UK operators must put pressure on costs, government
UK operators must put pressure on costs, government
23 NOVEMBER 2016 9:52 AM

Sources believe the U.K. hotel operating landscape is still a very good place to be in business, but practitioners must work together, be aware of costs and actively look for opportunities in order to thrive in volatile times.

LONDON—The United Kingdom still offers hoteliers a sound trading platform, according to sources, and they remain optimistic for 2017 and beyond, although Brexit continues to loom large.

Speaking at business consultancy Deloitte’s recent 28th European Hotel Investment Conference at a panel titled “U.K. operators: Navigating choppy waters?” John Brennan, CEO, Amaris said he was genuinely optimistic, despite a volatile economic environment.

“Consumer spending is up, although corporate contracts are flat,” said Brennan, whose company operates 13,000 rooms in 70 hotels under brands such as Jurys Inn and Mercure and mostly in the U.K. and Ireland

Tony Troy, CEO, Principal Hotels, who has or will have soon an initial four U.K. properties opening under the Principal brand, said he saw U.K. business “steady as she goes,” noting that if there were no further noise and disruptions, he expected his first quarter of 2017 to show 4% to 5% growth.

The rise in staycations following U.K. voters’ decision to leave the European Union in June was giving cheer to Shane Harris, CEO, Jupiter Hotels, which operates 26 assets, all in the U.K. and branded Mercure assets.

“As long as the pound (sterling) stays low. … My biggest concern is what will happen to the British economy,” Harris said.

Peter Gowers, CEO, Travelodge, said he did not see all of the U.K. as a hoteling Elysian Fields but was not worrying overly about Brexit.

“There are pockets of demand in some regional cities,” Gowers said, who added that two-thirds of all new U.K. supply was deriving from either his firm or peer Premier Inn.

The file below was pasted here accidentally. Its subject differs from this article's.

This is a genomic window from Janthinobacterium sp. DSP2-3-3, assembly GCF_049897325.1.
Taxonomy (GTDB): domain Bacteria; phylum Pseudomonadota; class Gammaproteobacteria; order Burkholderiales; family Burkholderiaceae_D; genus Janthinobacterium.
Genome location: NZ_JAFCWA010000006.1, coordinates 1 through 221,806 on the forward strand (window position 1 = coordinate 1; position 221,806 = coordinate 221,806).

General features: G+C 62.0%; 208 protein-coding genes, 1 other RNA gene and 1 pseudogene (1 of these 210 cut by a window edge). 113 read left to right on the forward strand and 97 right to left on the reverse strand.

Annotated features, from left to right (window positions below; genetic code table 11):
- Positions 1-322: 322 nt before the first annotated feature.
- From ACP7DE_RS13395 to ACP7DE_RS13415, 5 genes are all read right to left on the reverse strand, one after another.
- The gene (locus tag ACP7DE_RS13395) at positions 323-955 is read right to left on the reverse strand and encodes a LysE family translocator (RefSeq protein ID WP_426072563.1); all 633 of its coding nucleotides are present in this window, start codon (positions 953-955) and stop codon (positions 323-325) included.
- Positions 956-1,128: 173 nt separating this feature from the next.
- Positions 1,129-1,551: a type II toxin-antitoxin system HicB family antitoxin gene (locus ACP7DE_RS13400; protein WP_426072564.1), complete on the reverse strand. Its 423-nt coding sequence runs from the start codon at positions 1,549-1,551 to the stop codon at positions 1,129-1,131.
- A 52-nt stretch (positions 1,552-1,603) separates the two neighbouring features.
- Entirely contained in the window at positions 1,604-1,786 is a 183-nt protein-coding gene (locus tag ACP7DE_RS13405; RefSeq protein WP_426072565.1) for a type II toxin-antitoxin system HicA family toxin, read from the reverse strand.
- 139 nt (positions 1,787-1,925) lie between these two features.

“Many are trying to read the tea leaves of Brexit before they’ve even got the tea out,” Gowers said. “CFOs are optimistic, and that should see us through. In the next quarters, we’ll see the effect of Brexit.”

Cost challenges
There is a potentially diametric mathematical principle hovering over the industry, panelists said. Revenue might increase as more tourists vacation domestically, but foreign currency pressure already has resulted in cost increases. The top line might do better, but the bottom line likely will not.

Troy said U.K. cost pressures were coming from a multitude of directions—business rate recalculations, self-enrollment pensions schemes, apprenticeship levies, wage increases and cost pressures on purchases, especially imports.

“Staycations will give us a chance to yield in some markets, and on certain days. Fridays and Saturdays have been the biggest days in terms of (revenue per available room) increases,” Troy said.

Panelists said keeping a close eye on costs does not mean they could not be professional in how they treat employees, but rather they could help curb them by employing more ingenuity.

“The (apprenticeship) levy is the government’s way of saying you need to restructure your training,” Troy said.

“If we’re able to be more innovative across the board and have better service, we’ll be more able to pass on costs,” Brennan said.

“And we have to look ahead, as these costs are coming. What is the quality revenue we can drive?” Troy asked.

Fighting back
One route in which costs could be reduced, panelists said, was to try and reduce online travel agency commissions and “put any costs into things that matter to the customer,” Troy said.

Scale helps ride out such cost impositions, Gowers said, who added the industry needed more sophistication in terms of how it battled the OTAs.

Exactly how to do that remains the big question, panelists said.

Jupiter’s Harris said technology in hotels remains the big opportunity to counter the OTAs, while Brennan said the fight would continue to be a tough one when to many people the “OTAs are the marketplace.”

A dig was made at supposed help given by government to some industries in the wake of Brexit, notably in Sunderland and involving what some allege are undisclosed financial incentives to keep manufacturing plants open to secure employment.

Gowers asked where the hotel industry’s call is that might award it similar incentives.

“We punch well below our weight when equated with the number of staff we employ,” Gowers said. “No one expects special help, but we do expect respect.”

“Join up more. Government respects inward investment,” Gowers said, who added the hotel industry remained a wonderful place in which to be involved. “Show them who is investing. That has traction.”

Brennan agreed, saying that touting investment, not employment, “might not be the best route, but it may be the one we need to go down.”

“The next three years will be about spotting the opportunities, as well as being aware of the downsides,” Gowers said.

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